Photo: BioE’s Yalow family, led by Senior Lecturer Alyssa Taylor
Bioengineering has become a popular undergraduate major at UW. When it was first offered in 2001, it admitted 20 students in its first year. 15 years later, the program has experienced exponential growth. Now, each incoming class welcomes 75 students, and even further growth is projected.
UW BioE’s undergraduate program organizes students into a ‘cohort’ structure. Each incoming class moves through the program and graduates together. They take BioE core required classes, offered once per year, at the same time. At a huge university like UW, the cohorts create a close-knit community – they help students meet their peers, make friends and build a support network.
As the cohort size has grown, the department is pursuing a unique strategy to maintain what has become a central, well-received feature of the program. “Each year, the students cite the cohort model as one of their favorite aspects of the program,” explains Senior Lecturer Alyssa Taylor, who also acts as the faculty coordinator of the undergraduate program. “We’re aiming to keep the small community feel and robustness of the cohort.”
BioE ‘families’ seek to organize each cohort into smaller groups. This model was initially inspired by the efforts of UW BMES, BioE’s student organization, to pair junior students with senior mentors. In spring 2016, BMES representatives brought the idea to department faculty and advising staff, and the department launched the families in the fall.
Currently, there are five families, each led by a faculty mentor and named after a famous person in science or engineering history. 2016’s families include: Rushmer (led by Senior Lecturer Chris Neils), Hoffman (led by Associate Professor Herbert Sauro), Huntsman (led by Full-time Lecturer Karen Thickman), Estrin (led by Full-time Lecturer Dianne Hendricks and Yalow (led by Dr. Taylor).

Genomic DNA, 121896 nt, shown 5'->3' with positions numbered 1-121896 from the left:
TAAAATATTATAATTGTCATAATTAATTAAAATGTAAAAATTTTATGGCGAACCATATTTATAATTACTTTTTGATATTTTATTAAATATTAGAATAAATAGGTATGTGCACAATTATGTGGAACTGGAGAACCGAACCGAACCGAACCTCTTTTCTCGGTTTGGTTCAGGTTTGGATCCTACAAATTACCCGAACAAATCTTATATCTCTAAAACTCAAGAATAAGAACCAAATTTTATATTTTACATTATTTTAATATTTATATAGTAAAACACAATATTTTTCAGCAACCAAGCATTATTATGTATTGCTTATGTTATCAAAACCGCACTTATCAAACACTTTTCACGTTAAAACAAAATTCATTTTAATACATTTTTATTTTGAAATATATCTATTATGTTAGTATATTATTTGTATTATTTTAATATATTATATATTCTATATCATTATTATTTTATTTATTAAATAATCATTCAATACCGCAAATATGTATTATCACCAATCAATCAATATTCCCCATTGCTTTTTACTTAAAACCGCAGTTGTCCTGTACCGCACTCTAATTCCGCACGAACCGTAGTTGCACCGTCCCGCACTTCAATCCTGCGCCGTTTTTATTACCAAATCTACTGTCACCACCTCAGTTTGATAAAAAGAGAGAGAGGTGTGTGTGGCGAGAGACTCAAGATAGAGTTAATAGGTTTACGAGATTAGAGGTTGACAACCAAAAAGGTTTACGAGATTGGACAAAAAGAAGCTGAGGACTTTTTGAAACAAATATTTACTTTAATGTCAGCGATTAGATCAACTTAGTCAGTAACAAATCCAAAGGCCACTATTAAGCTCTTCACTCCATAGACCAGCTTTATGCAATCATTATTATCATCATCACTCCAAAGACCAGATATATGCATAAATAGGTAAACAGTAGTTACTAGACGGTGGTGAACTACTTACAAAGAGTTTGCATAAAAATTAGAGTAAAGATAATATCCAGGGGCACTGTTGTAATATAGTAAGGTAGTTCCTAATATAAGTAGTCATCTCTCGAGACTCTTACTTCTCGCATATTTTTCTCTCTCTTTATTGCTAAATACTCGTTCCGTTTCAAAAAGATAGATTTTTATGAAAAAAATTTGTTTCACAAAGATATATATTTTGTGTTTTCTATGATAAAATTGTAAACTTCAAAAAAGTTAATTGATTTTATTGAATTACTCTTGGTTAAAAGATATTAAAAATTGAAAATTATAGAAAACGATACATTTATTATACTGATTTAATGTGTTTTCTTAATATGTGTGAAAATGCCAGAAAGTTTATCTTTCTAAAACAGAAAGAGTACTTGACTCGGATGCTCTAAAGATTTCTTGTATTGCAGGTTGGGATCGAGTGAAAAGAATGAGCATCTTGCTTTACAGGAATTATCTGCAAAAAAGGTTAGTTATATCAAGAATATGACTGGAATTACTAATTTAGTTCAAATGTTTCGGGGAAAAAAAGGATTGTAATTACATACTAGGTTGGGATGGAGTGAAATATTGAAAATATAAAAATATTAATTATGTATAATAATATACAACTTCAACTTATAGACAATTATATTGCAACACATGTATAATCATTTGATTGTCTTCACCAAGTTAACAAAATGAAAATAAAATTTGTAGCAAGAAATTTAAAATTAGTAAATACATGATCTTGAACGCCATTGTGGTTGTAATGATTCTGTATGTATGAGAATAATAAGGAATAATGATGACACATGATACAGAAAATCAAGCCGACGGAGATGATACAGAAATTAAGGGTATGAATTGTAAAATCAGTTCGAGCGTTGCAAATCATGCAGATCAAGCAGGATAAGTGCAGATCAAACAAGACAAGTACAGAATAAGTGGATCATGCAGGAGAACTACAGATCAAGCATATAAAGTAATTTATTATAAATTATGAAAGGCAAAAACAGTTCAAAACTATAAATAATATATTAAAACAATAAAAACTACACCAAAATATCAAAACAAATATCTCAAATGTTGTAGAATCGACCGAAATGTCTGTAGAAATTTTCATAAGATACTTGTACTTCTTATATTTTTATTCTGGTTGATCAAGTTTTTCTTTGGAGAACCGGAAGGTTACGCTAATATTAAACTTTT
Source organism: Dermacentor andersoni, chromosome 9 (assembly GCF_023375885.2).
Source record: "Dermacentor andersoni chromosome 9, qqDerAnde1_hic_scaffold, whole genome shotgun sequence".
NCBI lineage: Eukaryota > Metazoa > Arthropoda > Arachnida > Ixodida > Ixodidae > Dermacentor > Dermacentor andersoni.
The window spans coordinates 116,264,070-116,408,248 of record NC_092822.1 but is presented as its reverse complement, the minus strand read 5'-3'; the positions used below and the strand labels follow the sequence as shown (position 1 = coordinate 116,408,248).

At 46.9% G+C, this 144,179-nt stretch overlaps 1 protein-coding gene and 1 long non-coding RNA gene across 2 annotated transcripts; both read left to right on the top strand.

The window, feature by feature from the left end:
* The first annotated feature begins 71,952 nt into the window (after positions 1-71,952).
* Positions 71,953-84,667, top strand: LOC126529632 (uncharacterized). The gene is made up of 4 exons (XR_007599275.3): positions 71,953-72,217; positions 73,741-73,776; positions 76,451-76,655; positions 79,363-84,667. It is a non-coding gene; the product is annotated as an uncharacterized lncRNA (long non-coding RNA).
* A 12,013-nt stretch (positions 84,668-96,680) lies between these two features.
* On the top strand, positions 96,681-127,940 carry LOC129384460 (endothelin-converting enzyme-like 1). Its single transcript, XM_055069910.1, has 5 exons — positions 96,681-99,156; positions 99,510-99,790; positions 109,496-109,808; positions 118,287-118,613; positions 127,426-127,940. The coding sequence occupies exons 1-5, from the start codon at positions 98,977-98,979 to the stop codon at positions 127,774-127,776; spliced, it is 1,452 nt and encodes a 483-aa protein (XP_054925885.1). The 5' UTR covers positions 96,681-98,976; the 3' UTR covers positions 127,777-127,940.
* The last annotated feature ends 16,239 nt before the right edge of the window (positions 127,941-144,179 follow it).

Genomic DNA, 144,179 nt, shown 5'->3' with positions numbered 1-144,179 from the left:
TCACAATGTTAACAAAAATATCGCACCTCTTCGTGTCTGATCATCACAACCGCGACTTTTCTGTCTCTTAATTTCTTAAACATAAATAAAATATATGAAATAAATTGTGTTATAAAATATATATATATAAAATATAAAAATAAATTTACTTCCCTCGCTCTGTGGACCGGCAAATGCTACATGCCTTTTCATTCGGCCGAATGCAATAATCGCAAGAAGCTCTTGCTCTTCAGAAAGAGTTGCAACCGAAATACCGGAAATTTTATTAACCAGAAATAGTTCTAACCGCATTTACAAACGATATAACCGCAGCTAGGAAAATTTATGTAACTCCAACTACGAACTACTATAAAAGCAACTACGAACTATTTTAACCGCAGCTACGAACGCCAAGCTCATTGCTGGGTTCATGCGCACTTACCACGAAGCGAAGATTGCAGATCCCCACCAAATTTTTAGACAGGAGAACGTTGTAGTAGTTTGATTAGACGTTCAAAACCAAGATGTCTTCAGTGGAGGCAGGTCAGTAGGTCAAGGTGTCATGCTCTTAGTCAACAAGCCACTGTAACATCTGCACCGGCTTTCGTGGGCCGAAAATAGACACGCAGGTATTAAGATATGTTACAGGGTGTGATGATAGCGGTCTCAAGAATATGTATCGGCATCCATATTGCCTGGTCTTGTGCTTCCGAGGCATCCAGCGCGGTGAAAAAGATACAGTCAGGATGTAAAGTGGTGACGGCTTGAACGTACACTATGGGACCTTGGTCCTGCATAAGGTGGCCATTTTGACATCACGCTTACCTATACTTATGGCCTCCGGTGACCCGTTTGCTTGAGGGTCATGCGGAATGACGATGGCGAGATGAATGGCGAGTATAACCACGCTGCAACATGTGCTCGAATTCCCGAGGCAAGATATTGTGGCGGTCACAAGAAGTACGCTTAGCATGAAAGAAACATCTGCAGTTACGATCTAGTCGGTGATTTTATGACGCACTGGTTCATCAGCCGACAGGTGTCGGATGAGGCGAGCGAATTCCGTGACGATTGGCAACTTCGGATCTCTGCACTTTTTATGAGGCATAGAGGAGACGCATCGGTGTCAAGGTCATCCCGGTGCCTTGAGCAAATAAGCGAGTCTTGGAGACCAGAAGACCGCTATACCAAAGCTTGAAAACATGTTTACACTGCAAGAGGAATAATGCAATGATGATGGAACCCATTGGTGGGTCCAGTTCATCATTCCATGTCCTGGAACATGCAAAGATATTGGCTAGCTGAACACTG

A major goal of the families is to facilitate student mentorship. Each family divides into smaller groups that, like what was once done by BMES, pairs more junior students with senior mentors. Once admitted into BioE each student is automatically assigned to a family, and a mentor. The families form an official mentorship structure within the program, which Dr. Taylor attributes as a unique feature among UW engineering departments. Some families also engage graduate student leads to offer additional mentoring on navigating the process of selecting and getting into a research lab.
Families are designed to be student-run and offer opportunities for leadership and team-building. Each family elects student officer leads to work with the faculty lead to coordinate events and activities. Other student leadership positions within each family vary – the Yalow family, for example, also has a mentorship chair, a social chair and a web master. Family activities range from academic – such as study nights – to fun – like bowling and potlucks.
Each family benefits from the expertise and interests of their faculty and student leaders and members. The Estrin family’s faculty lead, Dr. Hendricks, is also the faculty lead for Bioengineering Outreach [link here], the department’s educational outreach initiative aimed at serving students from underrepresented minority groups in science and engineering. The Estrin family emphasizes the importance of educational outreach and community engagement, and this year it established a community service chair. Dr. Hendricks explains, “I really enjoy this opportunity to do what I love to do: mentor students, make a positive impact through outreach and service, and just have fun!”
BioE has invested in the families, and has provided $200 for each family to spend for events and activities. Beyond building community and offering opportunities for mentorship and leadership, the families support BioE’s commitment to fostering an inclusive and supportive network of peers, grad students and faculty. “We recognize that Bioengineering is an academically challenging discipline, and that peer mentoring and support is critical for student success. By creating a space for students to come together, build new partnerships, develop cross-cohort relationships, and integrate new ideas and perspectives into their education, we aren’t just helping the student grow, we’re helping the whole field of Bioengineering grow,” says Clay Schwenn, Director of Academic Services.